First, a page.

Windows Live Writer gets open sourced and forked; reborn as Open Live Writer

Windows Live Writer is a blogging tool that Microsoft originally released back in 2006, and it still remains popular today, despite the last major update arriving in 2012, followed by a final, minor update in early 2014.

Its continued popularity led to growing calls for the software to be open sourced, to allow its user community to take over its development. Earlier this year, Microsoft's Scott Hanselman delivered some good news on that front, saying: "We are going to open-source Windows Live Writer." Now, Hanselman has revealed that those plans have become a reality, as he announced on his blog:

Today is the day. An independent group of volunteers within Microsoft has successfully open sourced and forked Windows Live Writer. The fork is called Open Live Writer (also known as OLW) and it is part of the .NET Foundation and managed by this group of volunteers.

Today's release of Open Live Writer is designated version 0.5, and by Hanselman's own admission, you will need to "put up with some bugs" if you're planning to install it in its current form. He recommends that those users who aren't willing to deal with those bugs should stick with Windows Live Writer 2012, which can still be downloaded from Microsoft.

Additionally, Open Live Writer doesn't include everything that was available in its predecessor:

Here's some of the added features, the removed features, the stuff that doesn't work, and our plans for the future:

  • REMOVED: Spell Checking. The implementation was super old and used a 3rd party spell checker we didn't have a license to include an open source release. Going forward we will add Spell Check using the built-in spell checker that was added in Windows 8. Open Live Writer on Windows 7 probably won't have spell check.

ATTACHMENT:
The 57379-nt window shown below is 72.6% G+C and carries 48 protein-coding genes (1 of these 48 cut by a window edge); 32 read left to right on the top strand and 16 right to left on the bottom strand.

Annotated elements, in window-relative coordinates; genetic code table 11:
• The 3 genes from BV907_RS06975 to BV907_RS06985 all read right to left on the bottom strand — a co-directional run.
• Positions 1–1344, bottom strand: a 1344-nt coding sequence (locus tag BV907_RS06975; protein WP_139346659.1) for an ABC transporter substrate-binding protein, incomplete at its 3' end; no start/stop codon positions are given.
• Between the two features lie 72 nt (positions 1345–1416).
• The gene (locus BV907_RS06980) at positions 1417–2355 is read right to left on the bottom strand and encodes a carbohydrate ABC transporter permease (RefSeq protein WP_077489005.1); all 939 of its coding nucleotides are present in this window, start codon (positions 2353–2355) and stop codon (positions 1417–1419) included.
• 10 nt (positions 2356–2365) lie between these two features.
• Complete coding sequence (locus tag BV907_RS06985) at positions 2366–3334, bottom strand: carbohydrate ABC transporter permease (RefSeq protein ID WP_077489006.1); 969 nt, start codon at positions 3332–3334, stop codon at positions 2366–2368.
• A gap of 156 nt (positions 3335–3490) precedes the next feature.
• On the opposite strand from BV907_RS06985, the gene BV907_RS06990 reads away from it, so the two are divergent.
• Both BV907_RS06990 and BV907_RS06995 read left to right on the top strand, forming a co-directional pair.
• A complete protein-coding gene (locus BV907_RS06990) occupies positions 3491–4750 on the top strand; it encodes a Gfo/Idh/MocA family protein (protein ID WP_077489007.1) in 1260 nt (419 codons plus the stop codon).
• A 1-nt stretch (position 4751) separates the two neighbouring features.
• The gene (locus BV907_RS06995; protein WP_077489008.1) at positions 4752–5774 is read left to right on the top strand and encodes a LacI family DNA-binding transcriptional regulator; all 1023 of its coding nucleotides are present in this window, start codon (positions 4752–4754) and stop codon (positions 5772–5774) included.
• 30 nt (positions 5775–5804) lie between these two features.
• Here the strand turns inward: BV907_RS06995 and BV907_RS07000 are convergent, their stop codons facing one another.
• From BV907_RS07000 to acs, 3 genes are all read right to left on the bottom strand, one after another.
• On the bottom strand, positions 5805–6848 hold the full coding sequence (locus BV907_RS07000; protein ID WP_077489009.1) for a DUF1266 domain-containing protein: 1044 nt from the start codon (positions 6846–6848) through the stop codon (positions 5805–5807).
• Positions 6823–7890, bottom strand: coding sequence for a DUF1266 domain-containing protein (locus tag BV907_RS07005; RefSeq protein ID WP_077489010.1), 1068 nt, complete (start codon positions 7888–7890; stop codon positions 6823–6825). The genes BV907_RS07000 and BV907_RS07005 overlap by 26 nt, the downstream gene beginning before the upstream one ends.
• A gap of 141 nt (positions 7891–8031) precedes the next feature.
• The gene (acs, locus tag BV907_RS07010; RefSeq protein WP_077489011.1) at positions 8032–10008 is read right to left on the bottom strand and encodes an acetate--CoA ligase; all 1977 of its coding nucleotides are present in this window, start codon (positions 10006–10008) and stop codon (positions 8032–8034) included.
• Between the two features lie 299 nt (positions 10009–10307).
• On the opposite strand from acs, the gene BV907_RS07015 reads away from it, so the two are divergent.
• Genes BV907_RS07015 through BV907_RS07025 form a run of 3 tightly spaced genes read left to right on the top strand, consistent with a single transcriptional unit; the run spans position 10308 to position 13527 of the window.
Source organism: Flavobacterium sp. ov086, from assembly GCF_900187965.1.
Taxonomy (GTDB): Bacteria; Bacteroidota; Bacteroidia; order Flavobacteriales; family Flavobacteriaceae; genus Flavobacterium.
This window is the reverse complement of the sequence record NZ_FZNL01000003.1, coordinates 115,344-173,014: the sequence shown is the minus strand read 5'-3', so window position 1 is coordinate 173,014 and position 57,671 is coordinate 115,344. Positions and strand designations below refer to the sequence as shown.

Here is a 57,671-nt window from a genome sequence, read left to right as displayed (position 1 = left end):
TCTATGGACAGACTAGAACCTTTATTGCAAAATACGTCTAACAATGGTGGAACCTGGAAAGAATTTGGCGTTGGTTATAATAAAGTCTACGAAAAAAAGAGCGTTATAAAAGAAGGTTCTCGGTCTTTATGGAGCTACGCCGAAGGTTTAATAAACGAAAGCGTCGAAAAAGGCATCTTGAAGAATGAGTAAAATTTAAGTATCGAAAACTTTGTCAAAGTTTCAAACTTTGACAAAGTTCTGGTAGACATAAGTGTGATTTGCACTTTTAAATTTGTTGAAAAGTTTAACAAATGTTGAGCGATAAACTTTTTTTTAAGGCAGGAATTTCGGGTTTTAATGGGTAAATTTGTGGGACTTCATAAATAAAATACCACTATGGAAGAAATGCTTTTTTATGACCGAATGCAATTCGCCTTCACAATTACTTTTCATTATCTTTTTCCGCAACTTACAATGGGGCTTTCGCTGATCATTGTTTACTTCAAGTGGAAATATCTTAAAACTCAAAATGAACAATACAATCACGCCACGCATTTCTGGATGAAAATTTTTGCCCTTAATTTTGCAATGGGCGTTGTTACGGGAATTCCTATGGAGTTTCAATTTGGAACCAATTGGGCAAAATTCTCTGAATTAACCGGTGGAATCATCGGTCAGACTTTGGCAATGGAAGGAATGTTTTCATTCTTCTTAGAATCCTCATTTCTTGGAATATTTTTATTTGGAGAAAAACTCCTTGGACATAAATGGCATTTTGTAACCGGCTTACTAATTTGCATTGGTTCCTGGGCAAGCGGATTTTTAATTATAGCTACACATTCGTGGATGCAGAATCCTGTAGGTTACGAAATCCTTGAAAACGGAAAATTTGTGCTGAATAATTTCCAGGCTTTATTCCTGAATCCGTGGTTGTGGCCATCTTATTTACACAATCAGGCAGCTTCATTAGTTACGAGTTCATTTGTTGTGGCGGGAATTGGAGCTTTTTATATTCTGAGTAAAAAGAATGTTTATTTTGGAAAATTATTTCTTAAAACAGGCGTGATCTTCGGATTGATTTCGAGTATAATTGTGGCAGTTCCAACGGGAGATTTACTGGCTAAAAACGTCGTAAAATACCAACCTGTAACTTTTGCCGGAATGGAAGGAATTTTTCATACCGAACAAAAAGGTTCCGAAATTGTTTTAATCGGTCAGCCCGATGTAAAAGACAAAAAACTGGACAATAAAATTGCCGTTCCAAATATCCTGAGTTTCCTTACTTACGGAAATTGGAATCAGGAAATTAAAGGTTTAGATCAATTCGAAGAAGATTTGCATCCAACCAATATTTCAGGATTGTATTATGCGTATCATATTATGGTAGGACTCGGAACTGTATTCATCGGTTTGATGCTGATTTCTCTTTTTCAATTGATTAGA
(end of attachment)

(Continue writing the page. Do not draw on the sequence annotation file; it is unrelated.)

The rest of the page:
• REMOVED: The Blog This API. It was a plugin to Internet Explorer and Firefox and was a mess of old COM stuff.
  • REMOVED: The "Albums" feature. It uploaded photos to OneDrive but depended on a library that was packaged with Windows Live Mail and Live Messenger and we couldn't easily get permission to distribute it in an open source project.
  • ADDING VERY SOON: Google runs the excellent Blogger blog service. We've worked with the Blogger Team within Google on this project, and they've been kind enough to keep an older authentication endpoint running for many months while we work on Open Live Writer. Soon, Google and Blogger will finally shut down this older authentication system. Blogger will use the more modern OAuth 2 and Open Live Writer will be updated to support OAuth 2. Windows Live Writer will never support this new OAuth 2 authentication system, so if you use Blogger, you'll need to use Open Live Writer.
  • BROKEN/KNOWN ISSUES: We are actively working on supporting Plugins. We have an plan in place and we are looking for your feedback on the most popular plugins that you want brought over from the Windows Live Writer ecosystem.

Hanselman also emphasizes that "Open Live Writer is no longer a Microsoft project, so while we will do our best to support you, let's all try to support one another!"

You can view the future roadmap for OLW on GitHub, and be sure to check out the full blog post for more details on today's announcement.

Download: Open Live Writer

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